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Using quick and informal ways to collect feedback during class time provides an opportunity to take student views on board at various points throughout a course, and take prompt action to remedy any issues that occur. There are lots of ways in which to use technology to do this, but it isn’t essential and there are not-digital approaches that can be equally successful. 

Recipe Card Detail

Collecting in-class student feedback is a quick formative way to evaluate how a class is going and provide an opportunity for meaningful student engagement.

In-class feedback is good for:
– Getting quick feedback from the whole class
– Formative evaluation where there is an opportunity to make ‘real time’ changes

PREPARATION: Set up digital tool, if using.
TIMING: 5-15 minutes during lecture / class.
EQUIPMENT: Post-it notes, evaluation cards.
Decide on the key areas of your course you want to evaluate and consider how often you want to evaluate the course. It could be a regular slot in each lecture, or something you do once or twice during a term. The focus of your evaluation will drive the methods and tools you use.
Consider whether you are most interested in finding out the consensus of opinion, which will involve collecting quantitative data, or in discovering more detailed answersto why students feel a certain way or in generating ideas, both ofwhich will involve collecting qualitative feedback. Or consider a combination of both.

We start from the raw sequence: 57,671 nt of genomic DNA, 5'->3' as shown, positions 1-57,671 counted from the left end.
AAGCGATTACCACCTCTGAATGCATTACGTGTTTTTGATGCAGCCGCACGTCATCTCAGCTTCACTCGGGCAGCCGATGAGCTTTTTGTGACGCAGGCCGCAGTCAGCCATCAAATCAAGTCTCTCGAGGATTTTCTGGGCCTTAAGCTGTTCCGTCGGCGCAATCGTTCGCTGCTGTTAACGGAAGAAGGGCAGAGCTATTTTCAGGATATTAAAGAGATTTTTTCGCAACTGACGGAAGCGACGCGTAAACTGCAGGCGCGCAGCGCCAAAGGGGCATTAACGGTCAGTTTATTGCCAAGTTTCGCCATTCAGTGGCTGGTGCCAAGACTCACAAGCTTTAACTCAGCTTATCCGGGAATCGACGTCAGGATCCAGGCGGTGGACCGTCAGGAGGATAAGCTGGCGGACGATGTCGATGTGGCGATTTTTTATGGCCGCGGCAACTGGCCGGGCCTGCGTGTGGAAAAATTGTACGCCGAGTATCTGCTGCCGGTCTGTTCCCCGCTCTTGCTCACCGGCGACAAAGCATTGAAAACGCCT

Digital tools can be useful for collecting quick feedback, but pen-and-paper methods work too. For example, you could collect in-class qualitative data with Twitter or Padlet, but post-it notes or a suggestion box would also work. Kahoot or Microsoft Forms can collect quantitative data, but a show of hands works as well.
Think about when you want to collect feedback in the session: at the beginning may set it off with a negative tone, but at the end may not leave enough time. Collecting feedback in the middle may provide a break and a change in focus. Also consider whether feedback should be anonymous (and whether this will get you better data) and choose an appropriate approach for this.
Either in class (if using a digital tool) or afterwards, review the feedback that you have been given. Get a feel for the overall mood of the class (it’s easy to be swayed by very vocal or negative feedback, but it may not be representative). Identify the dominant themes and ideas.
Ensure that you report back to students as soon as possible so that they do not feel that their engagement was a waste of time. Crucially, if there is anything you can act on, make those changes quickly and report back to your students.
Provide context on when, where, and how you used quick feedback throughout your course. Give an overview of the key quantitative and qualitative data. Show what changes you made as a result of feedback received.
Download a full colour version of the recipe cards.Recipe Card (PDF)

Links to Online Resources

  1. Berenson, C., & Jeffs, C. (2021). Making Sense of Student Feedback Guide. Calgary, AB: Taylor Institute for Teaching and Learning Guide Series,, Last Accessed January 22

Links to Papers/Books

  1. Cortes, Antonio. “Using Informal Student Feedback to Enhance Learning.” Journal of Aviation/Aerospace Education & Research 15.2 (2006): 3.